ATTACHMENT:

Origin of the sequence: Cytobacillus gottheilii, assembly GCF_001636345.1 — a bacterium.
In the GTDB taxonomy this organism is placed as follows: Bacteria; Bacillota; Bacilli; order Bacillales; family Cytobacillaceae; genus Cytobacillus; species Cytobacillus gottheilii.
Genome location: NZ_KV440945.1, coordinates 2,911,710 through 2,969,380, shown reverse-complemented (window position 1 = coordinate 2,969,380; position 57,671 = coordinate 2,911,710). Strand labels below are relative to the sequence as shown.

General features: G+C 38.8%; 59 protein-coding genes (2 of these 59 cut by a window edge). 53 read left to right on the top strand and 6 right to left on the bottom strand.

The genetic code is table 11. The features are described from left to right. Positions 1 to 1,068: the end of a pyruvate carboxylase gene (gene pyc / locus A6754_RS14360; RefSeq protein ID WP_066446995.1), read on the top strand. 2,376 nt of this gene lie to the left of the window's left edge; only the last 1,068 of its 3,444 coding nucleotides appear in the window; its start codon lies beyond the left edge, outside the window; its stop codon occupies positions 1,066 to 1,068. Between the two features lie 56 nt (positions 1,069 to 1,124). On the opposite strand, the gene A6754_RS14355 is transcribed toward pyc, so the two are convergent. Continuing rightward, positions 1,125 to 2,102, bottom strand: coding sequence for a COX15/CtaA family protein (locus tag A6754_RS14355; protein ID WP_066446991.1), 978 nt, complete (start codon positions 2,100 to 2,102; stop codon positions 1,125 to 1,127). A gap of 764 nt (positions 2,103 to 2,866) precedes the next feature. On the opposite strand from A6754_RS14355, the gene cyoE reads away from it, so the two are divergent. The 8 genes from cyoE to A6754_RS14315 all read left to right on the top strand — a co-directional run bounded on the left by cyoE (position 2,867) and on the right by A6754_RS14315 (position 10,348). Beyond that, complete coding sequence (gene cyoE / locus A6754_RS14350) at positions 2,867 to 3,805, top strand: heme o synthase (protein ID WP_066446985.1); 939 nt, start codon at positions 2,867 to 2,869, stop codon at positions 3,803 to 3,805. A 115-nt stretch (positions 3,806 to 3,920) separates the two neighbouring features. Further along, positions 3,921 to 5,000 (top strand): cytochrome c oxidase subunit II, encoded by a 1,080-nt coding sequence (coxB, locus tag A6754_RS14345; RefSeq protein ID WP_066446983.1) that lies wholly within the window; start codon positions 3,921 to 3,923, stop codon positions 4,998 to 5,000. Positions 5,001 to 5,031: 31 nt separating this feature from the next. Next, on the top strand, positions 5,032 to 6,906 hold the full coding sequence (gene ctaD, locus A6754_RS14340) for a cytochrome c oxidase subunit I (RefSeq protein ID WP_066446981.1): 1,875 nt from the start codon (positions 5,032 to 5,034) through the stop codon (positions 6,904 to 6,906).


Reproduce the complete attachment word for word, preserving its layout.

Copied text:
Origin of the sequence: Cytobacillus gottheilii, assembly GCF_001636345.1 — a bacterium.
In the GTDB taxonomy this organism is placed as follows: Bacteria; Bacillota; Bacilli; order Bacillales; family Cytobacillaceae; genus Cytobacillus; species Cytobacillus gottheilii.
Genome location: NZ_KV440945.1, coordinates 2,911,710 through 2,969,380, shown reverse-complemented (window position 1 = coordinate 2,969,380; position 57,671 = coordinate 2,911,710). Strand labels below are relative to the sequence as shown.

General features: G+C 38.8%; 59 protein-coding genes (2 of these 59 cut by a window edge). 53 read left to right on the top strand and 6 right to left on the bottom strand.

The genetic code is table 11. The features are described from left to right. Positions 1 to 1,068: the end of a pyruvate carboxylase gene (gene pyc / locus A6754_RS14360; RefSeq protein ID WP_066446995.1), read on the top strand. 2,376 nt of this gene lie to the left of the window's left edge; only the last 1,068 of its 3,444 coding nucleotides appear in the window; its start codon lies beyond the left edge, outside the window; its stop codon occupies positions 1,066 to 1,068. Between the two features lie 56 nt (positions 1,069 to 1,124). On the opposite strand, the gene A6754_RS14355 is transcribed toward pyc, so the two are convergent. Continuing rightward, positions 1,125 to 2,102, bottom strand: coding sequence for a COX15/CtaA family protein (locus tag A6754_RS14355; protein ID WP_066446991.1), 978 nt, complete (start codon positions 2,100 to 2,102; stop codon positions 1,125 to 1,127). A gap of 764 nt (positions 2,103 to 2,866) precedes the next feature. On the opposite strand from A6754_RS14355, the gene cyoE reads away from it, so the two are divergent. The 8 genes from cyoE to A6754_RS14315 all read left to right on the top strand — a co-directional run bounded on the left by cyoE (position 2,867) and on the right by A6754_RS14315 (position 10,348). Beyond that, complete coding sequence (gene cyoE / locus A6754_RS14350) at positions 2,867 to 3,805, top strand: heme o synthase (protein ID WP_066446985.1); 939 nt, start codon at positions 2,867 to 2,869, stop codon at positions 3,803 to 3,805. A 115-nt stretch (positions 3,806 to 3,920) separates the two neighbouring features. Further along, positions 3,921 to 5,000 (top strand): cytochrome c oxidase subunit II, encoded by a 1,080-nt coding sequence (coxB, locus tag A6754_RS14345; RefSeq protein ID WP_066446983.1) that lies wholly within the window; start codon positions 3,921 to 3,923, stop codon positions 4,998 to 5,000. Positions 5,001 to 5,031: 31 nt separating this feature from the next. Next, on the top strand, positions 5,032 to 6,906 hold the full coding sequence (gene ctaD, locus A6754_RS14340) for a cytochrome c oxidase subunit I (RefSeq protein ID WP_066446981.1): 1,875 nt from the start codon (positions 5,032 to 5,034) through the stop codon (positions 6,904 to 6,906).